Another Kenyan pastor accused of 'mass killing of his followers'
A high-profile pastor in Kenya faces charges over mass killing after it was discovered that there is a link to his church and a dozen of bodies discovered.
Nairobi - Kenya on Thursday said that one of the country's highest-profile pastors would face charges over the "mass killing of his followers" just days after the discovery of dozens of bodies linked to another church.
Ezekiel Odero, the head of the New Life Prayer Centre and Church, "has been arrested and is being processed to face criminal charges related to the mass killing of his followers," Interior Minister Kithure Kindiki said in a statement.
"The said church has been shut down. The over 100 people who were holed up at the premises have been evacuated and will be required to record statements," he added.
Odero's arrest comes on the heels of an ongoing investigation into Paul Mackenzie Nthenge, the cult leader accused of the deaths of 98 people linked to his church.
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Police have not linked the two cases, and authorities have not provided further details about the nature of the allegations against Odero or his church.
Odero, dressed in his signature all-white garb and clutching a Bible, was transferred from the coastal town of Malindi where his church is headquartered to the regional police headquarters in Mombasa for questioning.
A wealthy televangelist who draws huge crowds his church south of Malindi can seat 40,000 Odero claims that "holy" scraps of cloth sold at his mega-rallies can heal sickness.
The government had promised a crackdown on fringe religious denominations after the discovery of dozens of bodies over the past week on a property near Malindi belonging to Nthenge.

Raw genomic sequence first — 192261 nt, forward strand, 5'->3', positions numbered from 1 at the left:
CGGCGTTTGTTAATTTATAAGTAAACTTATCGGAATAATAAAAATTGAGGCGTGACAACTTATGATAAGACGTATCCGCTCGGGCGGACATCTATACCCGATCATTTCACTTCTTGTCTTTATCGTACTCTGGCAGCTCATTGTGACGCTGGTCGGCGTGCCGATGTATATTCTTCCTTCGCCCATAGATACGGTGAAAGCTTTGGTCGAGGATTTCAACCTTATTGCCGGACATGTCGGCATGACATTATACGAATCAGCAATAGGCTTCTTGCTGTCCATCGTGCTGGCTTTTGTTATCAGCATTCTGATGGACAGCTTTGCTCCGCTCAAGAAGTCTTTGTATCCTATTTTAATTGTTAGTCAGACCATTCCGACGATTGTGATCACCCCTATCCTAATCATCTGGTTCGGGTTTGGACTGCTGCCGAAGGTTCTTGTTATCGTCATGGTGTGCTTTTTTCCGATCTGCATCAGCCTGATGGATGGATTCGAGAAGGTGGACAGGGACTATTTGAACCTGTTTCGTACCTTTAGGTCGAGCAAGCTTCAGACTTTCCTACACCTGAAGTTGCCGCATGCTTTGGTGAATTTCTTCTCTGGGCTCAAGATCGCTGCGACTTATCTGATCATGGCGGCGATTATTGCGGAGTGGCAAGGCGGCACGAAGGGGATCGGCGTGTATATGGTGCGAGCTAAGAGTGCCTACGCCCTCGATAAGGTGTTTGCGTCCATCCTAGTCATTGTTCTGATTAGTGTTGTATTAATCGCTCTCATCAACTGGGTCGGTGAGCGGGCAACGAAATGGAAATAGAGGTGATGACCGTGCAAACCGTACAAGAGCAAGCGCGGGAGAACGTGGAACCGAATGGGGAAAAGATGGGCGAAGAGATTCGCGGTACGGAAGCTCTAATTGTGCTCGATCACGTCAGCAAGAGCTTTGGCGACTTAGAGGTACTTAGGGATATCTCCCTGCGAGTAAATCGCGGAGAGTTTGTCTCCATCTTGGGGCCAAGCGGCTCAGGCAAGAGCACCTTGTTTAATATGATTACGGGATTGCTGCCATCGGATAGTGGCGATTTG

The taxi driver-turned-preacher is accused of urging his followers to starve themselves to death as a path to God in a case that shocked the nation.
At least 22 people have been arrested over the gruesome saga so far.
More than half the bodies unearthed by investigators were of children, and police fear the death toll could rise as their search widens.
Kindiki had described the case as "the clearest abuse of the constitutionally enshrined human right to freedom of worship."
But efforts to regulate Kenya's dizzying array of churches and ministries have failed in the past, despite high-profile incidents of cults and rogue pastors being involved in crime.
Questions have emerged about how Nthenge was able to preach despite attracting police attention six years ago.
He was arrested in 2017 on charges of "radicalisation" after urging families not to send their children to school, saying education was not recognised by the Bible.
Nthenge was arrested again last month, according to local media, after two children starved to death in the custody of their parents.
He was released on bail of 100,000 Kenyan shillings ($700) but surrendered to police after a raid on his property in the Shakahola forest uncovered bodies.
Nthenge is due to appear in court on May 2.